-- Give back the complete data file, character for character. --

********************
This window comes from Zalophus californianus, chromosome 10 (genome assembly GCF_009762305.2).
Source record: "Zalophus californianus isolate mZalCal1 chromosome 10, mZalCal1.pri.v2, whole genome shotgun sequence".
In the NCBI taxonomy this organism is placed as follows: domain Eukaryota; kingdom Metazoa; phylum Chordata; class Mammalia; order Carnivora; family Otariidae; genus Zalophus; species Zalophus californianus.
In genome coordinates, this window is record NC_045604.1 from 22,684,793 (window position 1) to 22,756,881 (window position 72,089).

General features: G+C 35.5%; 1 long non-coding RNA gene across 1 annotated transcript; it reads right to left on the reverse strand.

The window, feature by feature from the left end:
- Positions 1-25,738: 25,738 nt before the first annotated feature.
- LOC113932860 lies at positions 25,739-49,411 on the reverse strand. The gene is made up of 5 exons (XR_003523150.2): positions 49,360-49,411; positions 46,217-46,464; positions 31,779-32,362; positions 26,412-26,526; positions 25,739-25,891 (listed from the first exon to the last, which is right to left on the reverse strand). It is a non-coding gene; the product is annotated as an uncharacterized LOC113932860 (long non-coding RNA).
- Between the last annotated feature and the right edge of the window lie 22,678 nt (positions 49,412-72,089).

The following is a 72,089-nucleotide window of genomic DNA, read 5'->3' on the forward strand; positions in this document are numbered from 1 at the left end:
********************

This window comes from Zalophus californianus, chromosome 10 (genome assembly GCF_009762305.2).
Source record: "Zalophus californianus isolate mZalCal1 chromosome 10, mZalCal1.pri.v2, whole genome shotgun sequence".
In the NCBI taxonomy this organism is placed as follows: domain Eukaryota; kingdom Metazoa; phylum Chordata; class Mammalia; order Carnivora; family Otariidae; genus Zalophus; species Zalophus californianus.
In genome coordinates, this window is record NC_045604.1 from 22,684,793 (window position 1) to 22,756,881 (window position 72,089).

General features: G+C 35.5%; 1 long non-coding RNA gene across 1 annotated transcript; it reads right to left on the reverse strand.

The window, feature by feature from the left end:
- Positions 1-25,738: 25,738 nt before the first annotated feature.
- LOC113932860 lies at positions 25,739-49,411 on the reverse strand. The gene is made up of 5 exons (XR_003523150.2): positions 49,360-49,411; positions 46,217-46,464; positions 31,779-32,362; positions 26,412-26,526; positions 25,739-25,891 (listed from the first exon to the last, which is right to left on the reverse strand). It is a non-coding gene; the product is annotated as an uncharacterized LOC113932860 (long non-coding RNA).
- Between the last annotated feature and the right edge of the window lie 22,678 nt (positions 49,412-72,089).

The following is a 72,089-nucleotide window of genomic DNA, read 5'->3' on the forward strand; positions in this document are numbered from 1 at the left end: